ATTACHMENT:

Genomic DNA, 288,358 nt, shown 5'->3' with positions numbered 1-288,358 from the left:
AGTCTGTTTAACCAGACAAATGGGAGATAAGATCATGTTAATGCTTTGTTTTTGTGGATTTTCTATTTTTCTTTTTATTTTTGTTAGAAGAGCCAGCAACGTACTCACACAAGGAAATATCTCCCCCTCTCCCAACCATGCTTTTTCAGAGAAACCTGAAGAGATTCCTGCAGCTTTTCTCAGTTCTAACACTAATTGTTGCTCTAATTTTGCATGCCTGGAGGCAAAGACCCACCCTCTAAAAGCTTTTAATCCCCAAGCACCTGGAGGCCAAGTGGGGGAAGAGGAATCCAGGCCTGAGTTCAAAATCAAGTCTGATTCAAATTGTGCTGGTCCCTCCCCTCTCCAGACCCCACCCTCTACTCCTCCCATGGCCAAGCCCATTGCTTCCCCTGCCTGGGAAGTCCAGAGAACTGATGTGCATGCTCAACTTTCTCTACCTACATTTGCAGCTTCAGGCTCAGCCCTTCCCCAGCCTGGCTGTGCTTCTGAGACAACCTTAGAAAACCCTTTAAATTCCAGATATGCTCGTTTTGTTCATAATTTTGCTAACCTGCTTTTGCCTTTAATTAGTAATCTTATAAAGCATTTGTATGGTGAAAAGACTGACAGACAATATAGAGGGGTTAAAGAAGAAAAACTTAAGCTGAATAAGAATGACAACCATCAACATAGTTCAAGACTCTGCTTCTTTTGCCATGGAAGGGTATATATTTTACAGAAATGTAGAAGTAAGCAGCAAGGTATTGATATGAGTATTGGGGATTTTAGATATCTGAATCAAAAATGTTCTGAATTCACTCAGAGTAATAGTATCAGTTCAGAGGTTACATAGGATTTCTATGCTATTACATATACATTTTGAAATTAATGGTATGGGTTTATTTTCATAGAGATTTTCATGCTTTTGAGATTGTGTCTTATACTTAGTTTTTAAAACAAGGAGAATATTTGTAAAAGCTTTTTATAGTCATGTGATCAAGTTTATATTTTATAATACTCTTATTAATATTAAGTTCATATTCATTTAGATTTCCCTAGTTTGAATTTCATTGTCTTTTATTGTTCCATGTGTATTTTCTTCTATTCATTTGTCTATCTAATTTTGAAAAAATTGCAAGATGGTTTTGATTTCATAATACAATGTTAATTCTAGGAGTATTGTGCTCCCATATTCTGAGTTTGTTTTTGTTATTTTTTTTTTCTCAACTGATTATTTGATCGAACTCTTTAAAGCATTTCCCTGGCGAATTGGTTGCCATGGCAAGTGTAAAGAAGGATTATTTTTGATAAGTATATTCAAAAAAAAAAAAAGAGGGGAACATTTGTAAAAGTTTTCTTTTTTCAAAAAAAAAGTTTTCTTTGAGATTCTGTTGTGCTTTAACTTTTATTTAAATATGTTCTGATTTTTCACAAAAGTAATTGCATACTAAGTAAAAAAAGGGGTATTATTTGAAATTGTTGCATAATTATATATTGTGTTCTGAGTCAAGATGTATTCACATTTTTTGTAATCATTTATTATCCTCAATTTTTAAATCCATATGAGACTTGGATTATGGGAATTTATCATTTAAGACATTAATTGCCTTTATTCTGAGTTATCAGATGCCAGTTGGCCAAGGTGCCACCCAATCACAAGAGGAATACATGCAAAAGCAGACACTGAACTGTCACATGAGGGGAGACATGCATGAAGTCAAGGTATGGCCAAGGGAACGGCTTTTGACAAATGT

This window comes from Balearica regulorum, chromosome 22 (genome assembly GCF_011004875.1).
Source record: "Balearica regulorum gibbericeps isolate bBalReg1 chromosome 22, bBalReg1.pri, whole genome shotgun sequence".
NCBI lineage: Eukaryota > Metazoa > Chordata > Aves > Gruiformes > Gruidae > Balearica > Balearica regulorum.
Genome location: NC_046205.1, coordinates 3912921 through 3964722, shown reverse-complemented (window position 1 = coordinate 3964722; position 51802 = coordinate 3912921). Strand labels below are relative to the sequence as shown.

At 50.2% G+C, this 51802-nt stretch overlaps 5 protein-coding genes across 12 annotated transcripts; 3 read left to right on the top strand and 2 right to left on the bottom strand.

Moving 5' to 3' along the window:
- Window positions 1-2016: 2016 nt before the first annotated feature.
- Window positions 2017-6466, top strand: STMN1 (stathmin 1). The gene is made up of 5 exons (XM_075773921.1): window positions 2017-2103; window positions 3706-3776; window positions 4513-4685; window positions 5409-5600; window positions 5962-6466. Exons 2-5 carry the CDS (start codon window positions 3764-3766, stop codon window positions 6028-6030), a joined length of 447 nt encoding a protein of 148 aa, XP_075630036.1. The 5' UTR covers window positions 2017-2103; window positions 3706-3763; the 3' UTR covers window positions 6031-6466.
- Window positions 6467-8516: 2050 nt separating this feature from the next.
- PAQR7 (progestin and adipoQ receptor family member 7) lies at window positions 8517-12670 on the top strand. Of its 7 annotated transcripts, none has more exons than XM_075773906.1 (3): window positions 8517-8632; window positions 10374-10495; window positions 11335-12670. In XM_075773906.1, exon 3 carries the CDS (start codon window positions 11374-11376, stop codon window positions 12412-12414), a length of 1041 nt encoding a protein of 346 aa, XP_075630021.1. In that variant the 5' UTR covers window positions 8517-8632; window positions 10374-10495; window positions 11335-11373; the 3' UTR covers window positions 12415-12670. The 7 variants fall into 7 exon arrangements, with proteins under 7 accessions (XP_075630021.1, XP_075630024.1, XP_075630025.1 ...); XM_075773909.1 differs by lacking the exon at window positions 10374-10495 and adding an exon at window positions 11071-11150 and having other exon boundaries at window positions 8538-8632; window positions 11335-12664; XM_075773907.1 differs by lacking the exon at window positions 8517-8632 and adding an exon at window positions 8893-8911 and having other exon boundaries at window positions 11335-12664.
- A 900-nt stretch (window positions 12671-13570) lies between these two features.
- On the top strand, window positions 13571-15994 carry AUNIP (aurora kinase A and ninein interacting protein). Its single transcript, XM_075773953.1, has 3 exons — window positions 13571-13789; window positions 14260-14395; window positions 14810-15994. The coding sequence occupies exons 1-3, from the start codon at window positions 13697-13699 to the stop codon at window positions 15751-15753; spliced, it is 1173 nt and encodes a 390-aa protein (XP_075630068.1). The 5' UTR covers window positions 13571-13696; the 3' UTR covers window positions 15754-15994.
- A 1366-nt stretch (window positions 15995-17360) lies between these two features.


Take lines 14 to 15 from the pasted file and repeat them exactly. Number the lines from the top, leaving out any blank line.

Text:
- On the top strand, window positions 13571-15994 carry AUNIP (aurora kinase A and ninein interacting protein). Its single transcript, XM_075773953.1, has 3 exons — window positions 13571-13789; window positions 14260-14395; window positions 14810-15994. The coding sequence occupies exons 1-3, from the start codon at window positions 13697-13699 to the stop codon at window positions 15751-15753; spliced, it is 1173 nt and encodes a 390-aa protein (XP_075630068.1). The 5' UTR covers window positions 13571-13696; the 3' UTR covers window positions 15754-15994.
- A 1366-nt stretch (window positions 15995-17360) lies between these two features.